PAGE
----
Kiran loves muddy puddles

One of the most fun, interesting (and hardest) opportunities for learning has been my kids. With Kiran I’m learning how to raise a two year-old again, this means potty-training, emotional outbursts (including regular uses of the word “no!” in his vocab) and needing to enforce discipline even in the face of intense cuteness. Oh my word, the cuteness! It’s paralysing! He is a teddy bear, a man of adventure and has the cutest dance moves ever!

Vincent is a marvel and testimony to us of God’s creativity, patience, fun and love. As you may have heard, he is currently receiving speech therapy as well as occupational therapy. For those of you who don’t know, here is a synopsis of his journey until now:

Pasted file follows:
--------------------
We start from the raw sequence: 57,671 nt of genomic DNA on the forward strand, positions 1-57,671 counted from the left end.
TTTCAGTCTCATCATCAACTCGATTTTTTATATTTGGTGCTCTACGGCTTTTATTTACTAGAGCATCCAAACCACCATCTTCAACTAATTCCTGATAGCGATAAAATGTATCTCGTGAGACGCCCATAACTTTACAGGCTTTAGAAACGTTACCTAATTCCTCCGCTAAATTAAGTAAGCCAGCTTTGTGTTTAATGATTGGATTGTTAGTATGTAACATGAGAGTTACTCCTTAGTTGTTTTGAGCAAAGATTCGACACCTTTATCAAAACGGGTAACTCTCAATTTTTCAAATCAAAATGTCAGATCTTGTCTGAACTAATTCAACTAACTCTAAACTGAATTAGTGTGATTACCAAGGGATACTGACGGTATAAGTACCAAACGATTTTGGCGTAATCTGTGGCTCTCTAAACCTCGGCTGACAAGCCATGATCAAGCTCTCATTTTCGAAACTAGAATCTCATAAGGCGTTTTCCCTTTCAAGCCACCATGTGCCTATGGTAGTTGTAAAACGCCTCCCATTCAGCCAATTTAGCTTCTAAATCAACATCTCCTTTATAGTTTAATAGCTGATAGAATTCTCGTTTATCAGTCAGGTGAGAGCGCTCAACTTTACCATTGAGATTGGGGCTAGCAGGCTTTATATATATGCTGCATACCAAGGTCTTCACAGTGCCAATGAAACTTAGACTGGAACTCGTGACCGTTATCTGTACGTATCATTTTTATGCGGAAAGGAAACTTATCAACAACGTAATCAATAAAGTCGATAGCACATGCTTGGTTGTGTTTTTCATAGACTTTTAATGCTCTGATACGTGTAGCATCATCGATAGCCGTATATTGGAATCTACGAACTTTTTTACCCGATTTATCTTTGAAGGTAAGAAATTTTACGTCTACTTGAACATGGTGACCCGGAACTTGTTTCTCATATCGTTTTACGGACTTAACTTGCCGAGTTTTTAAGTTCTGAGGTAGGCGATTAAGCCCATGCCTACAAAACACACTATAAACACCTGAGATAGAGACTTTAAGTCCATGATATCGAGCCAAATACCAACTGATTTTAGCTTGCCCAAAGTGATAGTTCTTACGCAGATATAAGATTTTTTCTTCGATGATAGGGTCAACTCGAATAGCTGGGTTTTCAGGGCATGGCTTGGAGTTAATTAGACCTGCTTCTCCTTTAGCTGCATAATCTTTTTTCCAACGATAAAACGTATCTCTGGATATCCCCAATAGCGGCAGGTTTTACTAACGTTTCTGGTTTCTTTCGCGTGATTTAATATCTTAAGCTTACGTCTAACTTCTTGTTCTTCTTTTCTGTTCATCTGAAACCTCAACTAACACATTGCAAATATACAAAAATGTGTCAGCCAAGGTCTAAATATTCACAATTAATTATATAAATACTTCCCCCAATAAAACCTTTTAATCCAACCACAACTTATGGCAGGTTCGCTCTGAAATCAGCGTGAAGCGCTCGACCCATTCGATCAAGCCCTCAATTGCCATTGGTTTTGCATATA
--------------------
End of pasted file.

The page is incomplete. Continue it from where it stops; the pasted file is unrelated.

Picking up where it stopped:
We began noticing Vincent’s speech challenges earlier this year when his brother began talking more and more. To me, it was a personality thing – Vincent was a quiet boy who enjoys playing by himself. We also noticed that when Vincent played with his cousins, he couldn’t communicate with them well. This all gave us a point of reference regarding how he should be communicating. Most of his sentences were 1-2 words long, he would babble a lot, not respond to our questions and would have sudden tantrum outbursts without being able to tell us what the cause of his frustrations were. He was also often distracted and restless, it was difficult getting him to complete almost any task.

Vincent’s time in hospital wasn’t easy but we are thankful for unblocked ears!